Ever since T.J. Simers wrote his article about Andre Ethier, there has been a firestorm of controversy in the media, in the team and in the blogosphere. Ethier said: “Other than going into the training room every day and saying my knee hurts,” Ethier says, “and having six-inch needles stuck into it to make it feel better, I’ve told them my mechanics are messed up because of my knee. They know. “But they’ve told me, ‘Grin and bear it.'” Ned Colletti hinted that Ethier may be faking an injury: “What am I supposed to be concerned about?” General Manager Ned Colletti says. “That he has those numbers [since the All-Star break], that he’s hurt or contends he’s hurt?”
In Tony Jackson’s article, Ethier backtracked when he talked about the condition of his knee: “Ethier himself told us there was no real change, that he was still free to play through the injury if he chose and that he, and not Mattingly, had been the one who had chosen to play through it all season.”
At the end of spring training, Ethier had this to say: ”
“My salary is increasing each year. I would say the likeliness of me being here beyond this year, it’s not just my decision. … I have been kind of lucky to be in one spot in baseball for as long as I have been, for six years now. That is a long time to be in one city playing for one team. There is no inclination now other than to go out and play this year and see what we’ve got.
“If I don’t play well, we have seen them non-tender guys here. If you do play well, sometimes they don’t offer those guys arbitration because their salaries are too high.”
The obvious message Ethier was trying to get across that day was that he wasn’t feeling that the Dodgers were committed to him. Fast forward to this weekend, to another Ethier firestorm that on its face was completely unrelated to that first one, and it now sounds as though Ethier might not be all that committed to them, either.”
Steve Dilbeck reported in his L.A. Times blog “that by Sunday afternoon, a certain disconnect had developed between what Ethier told Simers and what he said before the game. This came after he met with Colletti and Mattingly in the manager’s office, and then was quickly ushered into the training room by team doctor Neal ElAttrache for another examination.”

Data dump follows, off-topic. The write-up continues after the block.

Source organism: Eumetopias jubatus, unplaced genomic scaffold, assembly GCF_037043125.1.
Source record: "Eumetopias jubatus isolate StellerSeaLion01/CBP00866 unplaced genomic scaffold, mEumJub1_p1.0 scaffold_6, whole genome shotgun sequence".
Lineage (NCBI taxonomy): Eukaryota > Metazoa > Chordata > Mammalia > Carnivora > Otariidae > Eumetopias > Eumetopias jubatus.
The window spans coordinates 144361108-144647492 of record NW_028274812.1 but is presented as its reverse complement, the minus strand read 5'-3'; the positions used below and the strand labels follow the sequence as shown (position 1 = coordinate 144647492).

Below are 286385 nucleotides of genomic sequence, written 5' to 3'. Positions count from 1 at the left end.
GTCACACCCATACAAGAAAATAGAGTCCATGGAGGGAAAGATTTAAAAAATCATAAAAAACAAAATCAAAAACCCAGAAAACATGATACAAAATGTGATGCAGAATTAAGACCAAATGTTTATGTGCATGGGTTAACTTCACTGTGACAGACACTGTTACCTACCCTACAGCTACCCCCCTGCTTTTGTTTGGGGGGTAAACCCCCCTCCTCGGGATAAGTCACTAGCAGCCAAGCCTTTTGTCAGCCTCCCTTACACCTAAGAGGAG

More disturbing were the comments by Dodgers manager Don Mattingly, who felt that his personal integrity had been challenged:
“I got kind of blindsided by that,” Mattingly said. “To me, the way I read it is, Dre’s been telling us he can’t play and we just said, ‘You’re playing anyway.’ That definitely isn’t the case.
“For me, that takes a shot at my integrity. … I would never do that. I would rather lose my job that put a guy out there who might hurt himself.”
In the official Dodgers MLB site, Ken Gurnick said that Ethier backed off the comments he made in Simers article: “His pointed comments in the column ignited a controversy that indicted club decision makers and infuriated teammates. But Ethier backpeddled an hour before game time, agreeing with the club that he never told officials he was too injured to play. ”
Mattingly declined to speculate on whether Ethier’s comments in the article were motivated by contractual desires or to serve as an excuse for the outfielder’s second-half slump. Instead, Mattingly said if Ethier needs surgery now, “he’s better off to get it now.”
All of this speculation about Andre Ethier has caused quite a stir. Who knows who to believe? Only time will tell how all of this will play out.
This Day in Dodgers History
August 29, 1948 – In St. Louis, Jackie Robinson hits for the cycle, drives in two runs, scores three times and steals a base helping the Dodgers to beat the Cardinals at Sportsman’s Park, 12-7.